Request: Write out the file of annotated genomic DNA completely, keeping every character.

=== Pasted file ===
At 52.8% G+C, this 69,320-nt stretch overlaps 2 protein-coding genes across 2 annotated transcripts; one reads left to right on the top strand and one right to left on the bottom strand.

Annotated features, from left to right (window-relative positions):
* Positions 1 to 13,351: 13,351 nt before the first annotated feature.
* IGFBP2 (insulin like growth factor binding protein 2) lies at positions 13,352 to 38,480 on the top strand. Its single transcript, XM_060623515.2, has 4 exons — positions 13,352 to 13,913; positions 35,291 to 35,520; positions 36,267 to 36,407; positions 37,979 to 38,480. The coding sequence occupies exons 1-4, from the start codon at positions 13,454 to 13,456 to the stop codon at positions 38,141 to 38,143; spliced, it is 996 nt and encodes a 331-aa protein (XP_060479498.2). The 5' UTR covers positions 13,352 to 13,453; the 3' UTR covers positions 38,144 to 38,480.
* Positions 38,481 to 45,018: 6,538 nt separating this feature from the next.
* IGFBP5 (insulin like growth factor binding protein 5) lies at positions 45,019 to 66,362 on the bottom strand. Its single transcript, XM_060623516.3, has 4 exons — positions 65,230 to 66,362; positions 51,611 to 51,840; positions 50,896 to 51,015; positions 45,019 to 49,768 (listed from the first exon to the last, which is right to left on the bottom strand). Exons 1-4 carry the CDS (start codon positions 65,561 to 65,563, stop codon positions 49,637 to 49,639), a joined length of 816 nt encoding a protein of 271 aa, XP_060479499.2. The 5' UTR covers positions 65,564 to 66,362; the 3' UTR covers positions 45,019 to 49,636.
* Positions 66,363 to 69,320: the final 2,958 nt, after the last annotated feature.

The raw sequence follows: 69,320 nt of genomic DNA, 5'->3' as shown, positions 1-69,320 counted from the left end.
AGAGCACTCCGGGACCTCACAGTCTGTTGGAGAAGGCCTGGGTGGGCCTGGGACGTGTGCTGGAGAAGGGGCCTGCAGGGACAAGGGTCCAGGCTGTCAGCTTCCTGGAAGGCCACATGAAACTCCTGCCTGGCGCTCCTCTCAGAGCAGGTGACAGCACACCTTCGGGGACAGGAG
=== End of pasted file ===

At 52.8% G+C, this 69,320-nt stretch overlaps 2 protein-coding genes across 2 annotated transcripts; one reads left to right on the top strand and one right to left on the bottom strand.

Annotated features, from left to right (window-relative positions):
* Positions 1 to 13,351: 13,351 nt before the first annotated feature.
* IGFBP2 (insulin like growth factor binding protein 2) lies at positions 13,352 to 38,480 on the top strand. Its single transcript, XM_060623515.2, has 4 exons — positions 13,352 to 13,913; positions 35,291 to 35,520; positions 36,267 to 36,407; positions 37,979 to 38,480. The coding sequence occupies exons 1-4, from the start codon at positions 13,454 to 13,456 to the stop codon at positions 38,141 to 38,143; spliced, it is 996 nt and encodes a 331-aa protein (XP_060479498.2). The 5' UTR covers positions 13,352 to 13,453; the 3' UTR covers positions 38,144 to 38,480.
* Positions 38,481 to 45,018: 6,538 nt separating this feature from the next.
* IGFBP5 (insulin like growth factor binding protein 5) lies at positions 45,019 to 66,362 on the bottom strand. Its single transcript, XM_060623516.3, has 4 exons — positions 65,230 to 66,362; positions 51,611 to 51,840; positions 50,896 to 51,015; positions 45,019 to 49,768 (listed from the first exon to the last, which is right to left on the bottom strand). Exons 1-4 carry the CDS (start codon positions 65,561 to 65,563, stop codon positions 49,637 to 49,639), a joined length of 816 nt encoding a protein of 271 aa, XP_060479499.2. The 5' UTR covers positions 65,564 to 66,362; the 3' UTR covers positions 45,019 to 49,636.
* Positions 66,363 to 69,320: the final 2,958 nt, after the last annotated feature.

The raw sequence follows: 69,320 nt of genomic DNA, 5'->3' as shown, positions 1-69,320 counted from the left end.
AGAGCACTCCGGGACCTCACAGTCTGTTGGAGAAGGCCTGGGTGGGCCTGGGACGTGTGCTGGAGAAGGGGCCTGCAGGGACAAGGGTCCAGGCTGTCAGCTTCCTGGAAGGCCACATGAAACTCCTGCCTGGCGCTCCTCTCAGAGCAGGTGACAGCACACCTTCGGGGACAGGAG